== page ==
The company says after investigating the claims of signal dropout, it found the iPhone 4 is not the only smartphone to show such a drop.
“To start with, gripping almost any mobile phone in certain ways will reduce its reception by 1 or more bars. This is true of iPhone 4, iPhone 3GS, as well as many Droid, Nokia and RIM phones,” the company said in an open letter.
It’s countering the growing alarm with hundreds of emails received from users claiming the iPhone 4 has better reception than the 3G S.
However, the company now says that it got the mathematical formula wrong for calculating the the number of bars to show signal strength.
“Upon investigation, we were stunned to find that the formula we use to calculate how many bars of signal strength to display is totally wrong. Our formula, in many instances, mistakenly displays 2 more bars than it should for a given signal strength. For example, we sometimes display 4 bars when we should be displaying as few as 2 bars. Users observing a drop of several bars when they grip their iPhone in a certain way are most likely in an area with very weak signal strength, but they don’t know it because we are erroneously displaying 4 or 5 bars. Their big drop in bars is because their high bars were never real in the first place.”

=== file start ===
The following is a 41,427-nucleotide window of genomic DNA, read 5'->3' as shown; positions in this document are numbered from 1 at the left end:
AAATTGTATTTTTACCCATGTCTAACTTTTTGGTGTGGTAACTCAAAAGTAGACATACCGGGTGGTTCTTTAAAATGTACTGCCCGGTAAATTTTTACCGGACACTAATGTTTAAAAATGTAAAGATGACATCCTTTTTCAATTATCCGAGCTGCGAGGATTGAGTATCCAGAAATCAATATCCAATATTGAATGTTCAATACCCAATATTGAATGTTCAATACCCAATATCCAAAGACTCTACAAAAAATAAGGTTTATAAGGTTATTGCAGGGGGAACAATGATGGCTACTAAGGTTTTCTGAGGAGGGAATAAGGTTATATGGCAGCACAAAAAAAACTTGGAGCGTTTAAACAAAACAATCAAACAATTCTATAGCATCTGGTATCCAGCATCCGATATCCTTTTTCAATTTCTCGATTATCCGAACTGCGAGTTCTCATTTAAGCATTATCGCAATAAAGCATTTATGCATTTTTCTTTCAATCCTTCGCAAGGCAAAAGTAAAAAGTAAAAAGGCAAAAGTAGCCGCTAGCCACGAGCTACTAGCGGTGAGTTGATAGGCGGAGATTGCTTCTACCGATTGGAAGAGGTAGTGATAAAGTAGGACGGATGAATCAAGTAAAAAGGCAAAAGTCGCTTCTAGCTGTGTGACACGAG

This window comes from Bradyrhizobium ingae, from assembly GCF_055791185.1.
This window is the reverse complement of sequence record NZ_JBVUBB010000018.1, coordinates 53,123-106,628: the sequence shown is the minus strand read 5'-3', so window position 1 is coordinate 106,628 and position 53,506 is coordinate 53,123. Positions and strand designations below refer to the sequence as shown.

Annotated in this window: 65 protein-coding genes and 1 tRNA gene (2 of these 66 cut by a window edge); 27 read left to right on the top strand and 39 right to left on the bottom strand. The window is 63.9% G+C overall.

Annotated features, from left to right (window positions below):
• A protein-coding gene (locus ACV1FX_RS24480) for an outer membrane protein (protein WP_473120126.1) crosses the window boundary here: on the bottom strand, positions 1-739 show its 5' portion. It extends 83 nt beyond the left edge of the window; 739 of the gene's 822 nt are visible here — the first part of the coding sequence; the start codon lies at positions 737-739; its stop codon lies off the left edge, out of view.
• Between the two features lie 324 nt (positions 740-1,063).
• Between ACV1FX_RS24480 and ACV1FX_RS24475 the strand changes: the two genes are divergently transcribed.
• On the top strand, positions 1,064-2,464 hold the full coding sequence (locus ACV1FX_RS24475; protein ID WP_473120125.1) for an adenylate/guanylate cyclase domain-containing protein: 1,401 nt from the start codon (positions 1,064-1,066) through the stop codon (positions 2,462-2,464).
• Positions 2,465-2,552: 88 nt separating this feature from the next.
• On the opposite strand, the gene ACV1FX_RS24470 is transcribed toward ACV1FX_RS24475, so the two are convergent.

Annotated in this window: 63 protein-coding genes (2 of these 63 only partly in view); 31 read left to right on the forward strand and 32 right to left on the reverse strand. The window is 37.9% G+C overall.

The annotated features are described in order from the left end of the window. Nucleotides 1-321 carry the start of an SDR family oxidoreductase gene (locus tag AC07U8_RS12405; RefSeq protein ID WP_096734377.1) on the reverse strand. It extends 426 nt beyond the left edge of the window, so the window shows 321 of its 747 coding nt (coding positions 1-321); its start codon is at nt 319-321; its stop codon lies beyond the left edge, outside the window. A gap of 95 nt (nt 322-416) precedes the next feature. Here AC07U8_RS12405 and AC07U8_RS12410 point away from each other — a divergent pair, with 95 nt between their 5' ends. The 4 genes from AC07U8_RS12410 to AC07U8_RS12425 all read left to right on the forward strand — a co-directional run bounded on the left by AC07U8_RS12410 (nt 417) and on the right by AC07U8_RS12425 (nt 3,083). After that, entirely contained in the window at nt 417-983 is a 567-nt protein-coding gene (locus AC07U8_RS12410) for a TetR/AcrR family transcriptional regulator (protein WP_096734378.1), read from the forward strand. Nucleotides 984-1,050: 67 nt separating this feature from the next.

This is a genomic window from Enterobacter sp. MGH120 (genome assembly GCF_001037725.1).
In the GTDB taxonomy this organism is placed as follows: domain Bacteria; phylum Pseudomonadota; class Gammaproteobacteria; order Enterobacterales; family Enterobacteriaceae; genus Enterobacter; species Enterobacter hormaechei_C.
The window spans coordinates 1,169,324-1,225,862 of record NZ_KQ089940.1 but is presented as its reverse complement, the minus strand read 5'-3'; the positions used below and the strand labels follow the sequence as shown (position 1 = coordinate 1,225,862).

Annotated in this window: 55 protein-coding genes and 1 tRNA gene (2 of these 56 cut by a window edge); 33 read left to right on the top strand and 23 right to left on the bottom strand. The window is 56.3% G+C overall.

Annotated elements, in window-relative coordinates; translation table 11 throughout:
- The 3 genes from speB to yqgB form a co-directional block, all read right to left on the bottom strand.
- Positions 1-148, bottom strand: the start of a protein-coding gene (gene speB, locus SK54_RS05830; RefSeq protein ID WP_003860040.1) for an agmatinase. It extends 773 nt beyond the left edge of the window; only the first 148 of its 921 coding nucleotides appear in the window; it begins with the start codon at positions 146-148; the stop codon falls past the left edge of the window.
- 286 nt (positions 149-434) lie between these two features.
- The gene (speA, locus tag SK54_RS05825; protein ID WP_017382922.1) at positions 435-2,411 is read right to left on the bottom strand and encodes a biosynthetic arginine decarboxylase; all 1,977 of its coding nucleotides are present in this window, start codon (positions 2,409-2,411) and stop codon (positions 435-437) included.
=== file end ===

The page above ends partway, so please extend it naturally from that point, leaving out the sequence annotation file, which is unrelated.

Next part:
The company will now adopt AT&T’s method for calculating bar strength, making bars 1, 2 and 3 a bit taller and will issue a new software update within a few weeks to correct the formula.
Apple says there is nothing wrong with the wireless performance of the phone.
It also reminds users that if you’re not happy, the phone has a 30-day money-back guarantee.
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